Towards a Mutually Beneficial Integration of History and Philosophy of Science: The Case of Jean Perrin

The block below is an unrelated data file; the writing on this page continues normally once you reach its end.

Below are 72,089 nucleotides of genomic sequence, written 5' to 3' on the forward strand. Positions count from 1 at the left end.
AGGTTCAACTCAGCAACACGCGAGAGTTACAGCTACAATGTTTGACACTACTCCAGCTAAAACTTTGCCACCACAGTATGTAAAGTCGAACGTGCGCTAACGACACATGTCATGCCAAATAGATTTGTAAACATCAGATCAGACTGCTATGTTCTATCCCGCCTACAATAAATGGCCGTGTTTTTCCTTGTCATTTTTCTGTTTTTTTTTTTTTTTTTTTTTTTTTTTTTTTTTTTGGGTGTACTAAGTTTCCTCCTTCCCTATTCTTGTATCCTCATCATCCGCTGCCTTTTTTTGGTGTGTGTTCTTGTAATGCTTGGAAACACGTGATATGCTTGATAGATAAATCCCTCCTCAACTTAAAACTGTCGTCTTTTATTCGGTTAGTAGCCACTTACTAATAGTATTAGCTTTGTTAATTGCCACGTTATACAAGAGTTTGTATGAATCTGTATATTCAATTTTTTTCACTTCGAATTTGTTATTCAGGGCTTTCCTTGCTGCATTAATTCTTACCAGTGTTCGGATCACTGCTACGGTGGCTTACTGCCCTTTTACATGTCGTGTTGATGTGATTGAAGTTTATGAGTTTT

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Since the 1960s, there have been many efforts to defend the relevance of History of Science to Philosophy of Science, and vice versa. For the most part, these efforts have been limited to providing an abstract rationale for a closer integration between the two fields, as opposed to showing: (a) how such an integrated work is to be produced concretely, and (b) how an integrated approach can lead us to a better understanding of past and/or current science. 1 In this chapter, I argue that the most promising way to integrate the history and philosophy of science is the historicist-hermeneutic approach. I will present the main features of the historicist-hermeneutic approach, and will show, concretely, how it can provide a mutually beneficial integration of the History of Science and the Philosophy of Science. More specifically, I will employ the historicist-hermeneutic approach to elucidate one of the most problematic historical case studies in philosophy of science: namely, Jean Perrin’s argument for molecular reality, which he formulated at the beginning of the twentieth century.
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